Kashmir: The Storm Center of World

Kashmir: The Storm Center of World by Bal Raj Madhok

Bal Raj Madhok is a well-known personality in the Indian subcontinent and as such does not need any introduction for Indian readers. However, by virtue of the fact that it is well-nigh impossible to foresee the future of a book, any book, if published in India, as they are more often than not banned by the Congress-ruled government to hide facts from the people, it has become necessary that a few words are said about this renowned author and his latest book for the benefit of non-Indian readers in the West. The Moslem fundamentalists have got a strangle hold on Indian politics to such a degree that no books can be published or read without the approval of these highly sensitive individuals sniffing at anything that could even remotely be accused of being blasphemous to a delicate prophet. That explains why it was necessary to publish Mr. Madhok’s book, KASHMIR – The Storm Center of the World, in the United States of America, a bastion of liberty and fairplay and not in India, inspired of its national motto, “Truth Will Prevail”. It was India that had banned Rushdie’s book the first and not Iran or Saudi Arabia!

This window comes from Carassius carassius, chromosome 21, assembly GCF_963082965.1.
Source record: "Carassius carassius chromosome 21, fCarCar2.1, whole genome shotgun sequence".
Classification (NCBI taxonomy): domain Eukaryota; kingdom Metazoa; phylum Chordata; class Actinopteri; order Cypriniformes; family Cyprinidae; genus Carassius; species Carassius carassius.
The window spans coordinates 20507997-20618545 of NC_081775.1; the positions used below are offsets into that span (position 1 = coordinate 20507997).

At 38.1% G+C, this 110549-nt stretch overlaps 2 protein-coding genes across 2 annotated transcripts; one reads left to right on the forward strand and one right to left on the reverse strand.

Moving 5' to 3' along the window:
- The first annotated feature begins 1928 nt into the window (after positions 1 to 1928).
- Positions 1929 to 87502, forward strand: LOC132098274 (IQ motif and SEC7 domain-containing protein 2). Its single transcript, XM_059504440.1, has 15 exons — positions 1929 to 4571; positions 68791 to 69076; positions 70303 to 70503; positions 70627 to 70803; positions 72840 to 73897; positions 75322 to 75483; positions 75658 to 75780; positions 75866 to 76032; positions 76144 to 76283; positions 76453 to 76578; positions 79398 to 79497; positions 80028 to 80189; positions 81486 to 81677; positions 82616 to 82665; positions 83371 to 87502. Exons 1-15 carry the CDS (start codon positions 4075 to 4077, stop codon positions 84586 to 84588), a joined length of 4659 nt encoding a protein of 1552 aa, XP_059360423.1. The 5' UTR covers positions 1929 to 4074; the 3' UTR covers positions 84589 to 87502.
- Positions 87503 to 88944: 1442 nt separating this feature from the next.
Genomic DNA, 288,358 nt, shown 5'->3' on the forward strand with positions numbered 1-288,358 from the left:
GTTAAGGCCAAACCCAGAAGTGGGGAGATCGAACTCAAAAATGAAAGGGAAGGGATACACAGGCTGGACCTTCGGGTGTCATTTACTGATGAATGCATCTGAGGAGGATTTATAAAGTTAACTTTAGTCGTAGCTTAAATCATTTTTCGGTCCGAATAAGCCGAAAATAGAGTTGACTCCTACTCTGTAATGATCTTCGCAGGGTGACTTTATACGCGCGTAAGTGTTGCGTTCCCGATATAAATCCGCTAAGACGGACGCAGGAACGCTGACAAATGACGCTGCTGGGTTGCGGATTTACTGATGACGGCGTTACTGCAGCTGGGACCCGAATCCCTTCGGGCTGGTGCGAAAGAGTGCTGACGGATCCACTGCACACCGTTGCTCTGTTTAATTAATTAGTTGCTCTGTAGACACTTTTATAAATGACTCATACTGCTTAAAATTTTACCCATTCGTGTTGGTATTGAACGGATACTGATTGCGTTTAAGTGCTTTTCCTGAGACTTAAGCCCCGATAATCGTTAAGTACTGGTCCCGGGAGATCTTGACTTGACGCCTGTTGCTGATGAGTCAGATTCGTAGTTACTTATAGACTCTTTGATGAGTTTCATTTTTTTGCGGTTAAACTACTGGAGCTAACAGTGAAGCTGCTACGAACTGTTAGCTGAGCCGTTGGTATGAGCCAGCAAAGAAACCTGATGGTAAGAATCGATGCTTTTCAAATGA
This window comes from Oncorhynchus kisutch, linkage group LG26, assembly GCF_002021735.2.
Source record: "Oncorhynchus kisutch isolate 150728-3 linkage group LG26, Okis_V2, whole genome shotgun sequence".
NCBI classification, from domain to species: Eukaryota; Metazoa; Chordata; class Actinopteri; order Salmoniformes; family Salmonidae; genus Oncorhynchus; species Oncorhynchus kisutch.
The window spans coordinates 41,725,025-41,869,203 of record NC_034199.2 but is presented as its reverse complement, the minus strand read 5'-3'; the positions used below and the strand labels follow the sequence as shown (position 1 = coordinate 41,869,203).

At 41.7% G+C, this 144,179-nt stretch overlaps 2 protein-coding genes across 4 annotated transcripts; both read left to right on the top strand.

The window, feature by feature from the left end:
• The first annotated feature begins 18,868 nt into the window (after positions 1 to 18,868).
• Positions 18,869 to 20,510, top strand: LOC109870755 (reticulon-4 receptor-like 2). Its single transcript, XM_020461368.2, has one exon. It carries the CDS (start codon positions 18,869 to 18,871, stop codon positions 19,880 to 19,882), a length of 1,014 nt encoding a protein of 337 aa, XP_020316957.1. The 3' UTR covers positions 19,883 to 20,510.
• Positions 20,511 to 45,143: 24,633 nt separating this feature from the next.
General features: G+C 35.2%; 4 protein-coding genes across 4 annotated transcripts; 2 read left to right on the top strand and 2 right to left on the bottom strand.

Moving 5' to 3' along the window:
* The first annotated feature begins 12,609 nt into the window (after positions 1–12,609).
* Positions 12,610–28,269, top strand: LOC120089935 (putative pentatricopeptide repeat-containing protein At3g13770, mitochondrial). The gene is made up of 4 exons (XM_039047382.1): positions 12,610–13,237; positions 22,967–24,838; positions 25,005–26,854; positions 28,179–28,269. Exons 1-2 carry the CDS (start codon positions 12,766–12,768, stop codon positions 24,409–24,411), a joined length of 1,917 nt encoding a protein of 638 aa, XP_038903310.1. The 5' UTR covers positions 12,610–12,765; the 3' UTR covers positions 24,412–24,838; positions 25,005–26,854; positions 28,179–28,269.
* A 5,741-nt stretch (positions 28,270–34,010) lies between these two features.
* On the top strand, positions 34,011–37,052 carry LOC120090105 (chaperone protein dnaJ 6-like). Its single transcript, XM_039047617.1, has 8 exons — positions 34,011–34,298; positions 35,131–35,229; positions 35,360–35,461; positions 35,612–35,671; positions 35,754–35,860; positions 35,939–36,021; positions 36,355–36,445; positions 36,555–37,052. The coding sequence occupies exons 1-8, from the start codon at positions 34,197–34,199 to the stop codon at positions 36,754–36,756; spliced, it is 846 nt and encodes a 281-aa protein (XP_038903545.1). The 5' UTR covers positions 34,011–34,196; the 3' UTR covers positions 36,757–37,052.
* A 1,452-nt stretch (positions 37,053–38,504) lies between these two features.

The Dixon Proposals

The Cease Fire eased the situation in so far as it put a stop to the actual fighting. It also removed the fear of the fighting in Kashmir developing into a general Indo- Pak War. But it did not bring the solution of the problem as visualized by the UNCIP in its resolution of August 13, 1948 any nearer. Nothing had been settled about the Truce Agreement and plebiscite which were to follow the Cease Fire in terms of that resolution before India took the initiative to end the shooting War. This put the U.N. Commission in a difficult position. While it appreciated India’s self-abnegation in stopping the actual fighting it could not allow the matters to rest there. It, therefore, after waiting for a few months passed a new resolution on January 5, 1949 which detailed the steps to be taken for the implementation of the provisions of its earlier resolution about the Truce Agreement and the plebiscite. To expedite the work it decided to move India and Pakistan to carry on its mediatory efforts to that end.

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